As one practical consequence of the predictive power of the non-scientist’s CS we may want to use CS convictions of causal relationships in everyday life regardless of whether scientific explorations into its nature have already been made or not [110, 111]. To exemplify, as sleep hygiene is a CS belief, one should arrange for sufficient and appropriate sleep, irrespective of what the precise health benefits and mechanisms are. Similarly, as cross-cultural investigations have shown  friendships and social networks should be nurtured by all means, including mobile phones , irrespective of the fact that we lack details as to how social networks can be critical for health and disease. But if research were to substantiate that causal links predicted by the non-scientist’s CS are valid, then we should a forteriori use CS convictions for preventive purposes if there are means to do so.
With regard to innovative science, researchers should watch out for the non-scientists’ CS suggesting that A is associated with or causes B. However improbable, on the one hand, or self-evident, on the other, one or more CS convictions might appear in a researcher’s view and elucidation of how A relates to B could be the next big thing in science. In order to seek clues of what is important for the public and what should be studied with some priority, it is time to try to identify causal links that are worthy of rigorous investigations with an emphasis on the non-scientists’ CS. Surely, this cannot be worse than being exclusively led by scientists, whose vision may be obscured by vested interests. Indeed, as evinced by the examples presented in this paper, the non-scientist’s CS may do much better. A very recent study , in which it was argued that partially due to “common sense” Norwegian fishermen did not see a need to formalize regulations to improve their safety, underscores this point. Following up CS leads, backed by rigorous research, may ultimately contribute to a better understanding and control of the natural and man-made world around us.
The authors wish to acknowledge stimulating suggestions on an earlier version of the material by their peers and VBM-R is grateful to authorities at Pyongyang’s University of Science and Technology in North Korea (DPRK) as well as Hamamatsu Medical University (Japan) for having provided him with an opportunity to complete this work. Dr. David Shaw kindly read the manuscript and suggested some minor, but important changes.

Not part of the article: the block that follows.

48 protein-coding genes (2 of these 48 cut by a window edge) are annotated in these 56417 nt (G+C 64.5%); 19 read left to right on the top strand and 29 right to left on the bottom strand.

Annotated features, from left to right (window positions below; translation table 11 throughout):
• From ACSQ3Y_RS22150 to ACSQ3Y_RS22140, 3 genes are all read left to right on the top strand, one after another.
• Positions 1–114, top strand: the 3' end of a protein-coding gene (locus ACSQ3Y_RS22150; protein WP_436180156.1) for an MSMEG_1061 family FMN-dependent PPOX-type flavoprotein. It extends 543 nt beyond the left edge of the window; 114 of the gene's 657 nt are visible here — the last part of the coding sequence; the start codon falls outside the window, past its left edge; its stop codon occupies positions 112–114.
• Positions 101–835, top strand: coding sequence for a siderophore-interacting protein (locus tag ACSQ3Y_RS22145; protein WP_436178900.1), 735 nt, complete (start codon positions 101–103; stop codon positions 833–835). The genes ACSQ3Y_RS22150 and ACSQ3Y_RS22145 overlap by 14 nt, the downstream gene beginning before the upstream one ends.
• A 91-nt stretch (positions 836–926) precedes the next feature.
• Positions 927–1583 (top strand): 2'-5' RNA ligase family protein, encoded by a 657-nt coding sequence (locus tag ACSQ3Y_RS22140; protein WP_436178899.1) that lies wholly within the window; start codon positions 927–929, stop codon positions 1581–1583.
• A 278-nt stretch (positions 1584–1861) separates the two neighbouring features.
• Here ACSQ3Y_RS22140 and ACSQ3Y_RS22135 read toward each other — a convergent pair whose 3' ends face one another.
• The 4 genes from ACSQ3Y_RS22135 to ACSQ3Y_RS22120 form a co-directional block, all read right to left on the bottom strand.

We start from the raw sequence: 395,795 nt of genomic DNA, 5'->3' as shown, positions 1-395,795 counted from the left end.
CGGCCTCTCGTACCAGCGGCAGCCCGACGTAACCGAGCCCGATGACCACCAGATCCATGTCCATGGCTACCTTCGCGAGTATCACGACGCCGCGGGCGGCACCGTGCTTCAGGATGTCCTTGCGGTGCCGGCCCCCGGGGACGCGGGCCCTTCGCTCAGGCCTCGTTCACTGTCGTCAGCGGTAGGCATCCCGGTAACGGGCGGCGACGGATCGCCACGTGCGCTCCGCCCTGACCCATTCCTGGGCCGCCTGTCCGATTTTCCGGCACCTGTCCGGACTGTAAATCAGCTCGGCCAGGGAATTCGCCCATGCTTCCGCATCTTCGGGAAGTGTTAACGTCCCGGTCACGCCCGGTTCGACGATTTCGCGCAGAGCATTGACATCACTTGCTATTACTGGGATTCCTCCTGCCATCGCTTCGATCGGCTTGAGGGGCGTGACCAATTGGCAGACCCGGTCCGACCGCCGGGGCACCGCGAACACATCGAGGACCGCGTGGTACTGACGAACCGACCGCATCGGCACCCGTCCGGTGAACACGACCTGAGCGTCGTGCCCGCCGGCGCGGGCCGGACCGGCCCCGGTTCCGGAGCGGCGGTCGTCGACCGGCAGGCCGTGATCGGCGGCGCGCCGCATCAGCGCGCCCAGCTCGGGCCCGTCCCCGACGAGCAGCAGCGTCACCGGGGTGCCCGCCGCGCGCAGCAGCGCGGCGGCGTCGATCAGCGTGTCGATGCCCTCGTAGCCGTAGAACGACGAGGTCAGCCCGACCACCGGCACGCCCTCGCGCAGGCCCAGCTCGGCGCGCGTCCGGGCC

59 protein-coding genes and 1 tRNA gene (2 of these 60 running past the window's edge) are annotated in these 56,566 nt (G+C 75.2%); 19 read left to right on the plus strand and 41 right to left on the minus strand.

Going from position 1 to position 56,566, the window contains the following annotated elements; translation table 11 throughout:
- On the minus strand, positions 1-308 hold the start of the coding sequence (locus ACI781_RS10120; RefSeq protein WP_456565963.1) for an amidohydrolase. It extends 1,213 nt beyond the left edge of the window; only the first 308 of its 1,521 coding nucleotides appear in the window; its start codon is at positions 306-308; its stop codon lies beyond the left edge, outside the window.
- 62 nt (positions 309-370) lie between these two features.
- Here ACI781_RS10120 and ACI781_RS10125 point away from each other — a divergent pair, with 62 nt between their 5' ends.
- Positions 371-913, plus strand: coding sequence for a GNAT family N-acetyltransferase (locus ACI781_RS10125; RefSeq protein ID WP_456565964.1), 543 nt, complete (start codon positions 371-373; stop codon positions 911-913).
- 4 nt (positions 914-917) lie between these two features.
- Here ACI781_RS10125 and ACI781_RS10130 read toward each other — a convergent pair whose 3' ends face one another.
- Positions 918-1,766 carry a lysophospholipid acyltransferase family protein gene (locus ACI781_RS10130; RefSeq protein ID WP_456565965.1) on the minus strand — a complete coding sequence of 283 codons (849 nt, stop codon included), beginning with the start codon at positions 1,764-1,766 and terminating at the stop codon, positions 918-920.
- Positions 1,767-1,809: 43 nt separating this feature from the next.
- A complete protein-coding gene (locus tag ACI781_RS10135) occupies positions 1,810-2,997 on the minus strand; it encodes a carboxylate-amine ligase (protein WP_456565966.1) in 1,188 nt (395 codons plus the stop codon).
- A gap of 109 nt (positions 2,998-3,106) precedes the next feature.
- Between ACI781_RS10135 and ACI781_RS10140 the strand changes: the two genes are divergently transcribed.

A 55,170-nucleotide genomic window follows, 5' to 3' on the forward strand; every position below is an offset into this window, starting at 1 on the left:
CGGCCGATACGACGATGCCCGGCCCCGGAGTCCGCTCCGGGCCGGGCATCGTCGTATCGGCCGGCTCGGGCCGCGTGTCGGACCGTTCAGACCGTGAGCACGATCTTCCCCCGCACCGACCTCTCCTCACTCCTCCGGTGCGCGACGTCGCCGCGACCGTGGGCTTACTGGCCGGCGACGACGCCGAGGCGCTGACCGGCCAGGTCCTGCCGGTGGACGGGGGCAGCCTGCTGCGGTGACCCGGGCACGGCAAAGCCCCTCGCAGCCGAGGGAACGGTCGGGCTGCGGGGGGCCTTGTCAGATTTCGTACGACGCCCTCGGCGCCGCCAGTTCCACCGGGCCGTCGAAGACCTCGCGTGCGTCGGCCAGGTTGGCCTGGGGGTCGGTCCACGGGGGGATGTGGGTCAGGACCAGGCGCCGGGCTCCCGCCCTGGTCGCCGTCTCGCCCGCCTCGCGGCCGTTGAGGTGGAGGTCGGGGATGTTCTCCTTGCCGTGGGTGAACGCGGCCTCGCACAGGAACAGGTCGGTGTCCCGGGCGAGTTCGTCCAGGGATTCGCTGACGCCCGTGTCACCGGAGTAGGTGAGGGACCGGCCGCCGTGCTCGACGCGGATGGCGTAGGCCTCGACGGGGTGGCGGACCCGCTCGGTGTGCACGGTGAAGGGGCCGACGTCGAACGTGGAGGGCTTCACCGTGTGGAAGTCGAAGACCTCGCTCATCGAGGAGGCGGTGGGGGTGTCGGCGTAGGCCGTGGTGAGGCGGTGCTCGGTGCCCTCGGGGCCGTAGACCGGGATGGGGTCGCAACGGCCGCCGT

- Pepinsky PN: Worlds of common sense: equality, identity, and Two modes of impulse management. 1994, Westport: Greenwood PressGoogle Scholar
- Redekop BW: Common sense in philosophical and scientific perspective. Manag Decis. 2009, 47 (3): 399-412. 10.1108/00251740910946679.Google Scholar
- Wierzbicka A: Experience, evidence and sense: the hidden cultural legacy of English. 2010, Oxford: Oxford University Press, OxfordGoogle Scholar
- Goddard J, Eccles T: Uncommon sense, common nonsense. 2012, Exmouth: Profile Books Ltd.Google Scholar
- Aussie method for snakebite. http://www.socnet.com/archive/index.php/t-109668.html,
- Malinowsky B: Argonauts of the western pacific. 1922, London: Routledge and KeganGoogle Scholar
- Bolton JM: Food taboos among the orang asli in west Malaysia: a potential nutritional hazard. Am J Clin Nutr. 1972, 25: 789-799.PubMedGoogle Scholar
- Kartchner R, Callister LC: Voices of Chinese women. J Holist Nurs. 2003, 21: 100-116. 10.1177/0898010103021002002.PubMedGoogle Scholar
- Karmakar R: Fables from the misty mountains – folklore of the nagas. 2009, Guwahati (India): Department of Art and Culture, Government of Nagaland, LBS PublicationsGoogle Scholar
- Hoebel EA: The law of primitive man. 1973, New York: AtheneumGoogle Scholar
- Albert Einstein quotes: http://www.inspirational-motivational-success-quotes.com/alberteinsteinquotes.html,
- Common sense is instinct. http://www.anvari.org/fortune/Quotations_By_Famous_People/11136_common-sense-is-instinct-enough-of-it-is-genius-shaw.html,
- Paine T: Common sense: addressed to the inhabitants of America, on the following interesting subjects. I. Of the origin and design of government in general, with concise remarks on the English constitution. II. Of monarchy and hereditary succession; III. Thoughts on the present state of American affairs ; IV. Of the present ability of America, with some miscellaneous reflections. 1776, Philadelphia: W. and T. Bradford PublGoogle Scholar
- Olson D: Schooling and the transformation of common sense. Common sense: the foundations for social science. Edited by: Van Holthoon F, Olson D. 1987, Lanham, Md: University Press of America, 319-340.Google Scholar
- Horrobin DF: In praise of non-experts. New Sci. 1982, 94: 842-844.Google Scholar
- Horrobin DF: The philosophical basis of peer review and the suppression of innovation. JAMA. 1990, 263 (10): 1438-1441. 10.1001/jama.1990.03440100162024.PubMedGoogle Scholar
- Perutz M: I wish I’d made you angry earlier: essays on science, scientists and humanity. 2002, Oxford: Oxford University PressGoogle Scholar
- Erren TC: Hamming’s “open doors” and group creativity as keys to scientific excellence: the example of Cambridge. Med Hypotheses. 2008, 70 (3): 473-477. 10.1016/j.mehy.2007.07.003.PubMedGoogle Scholar
- Quinn N: Finding culture in talk: a collection of methods (culture, mind, and society). 2005, Basingstoke (U.K.): Palgrave MacmillanGoogle Scholar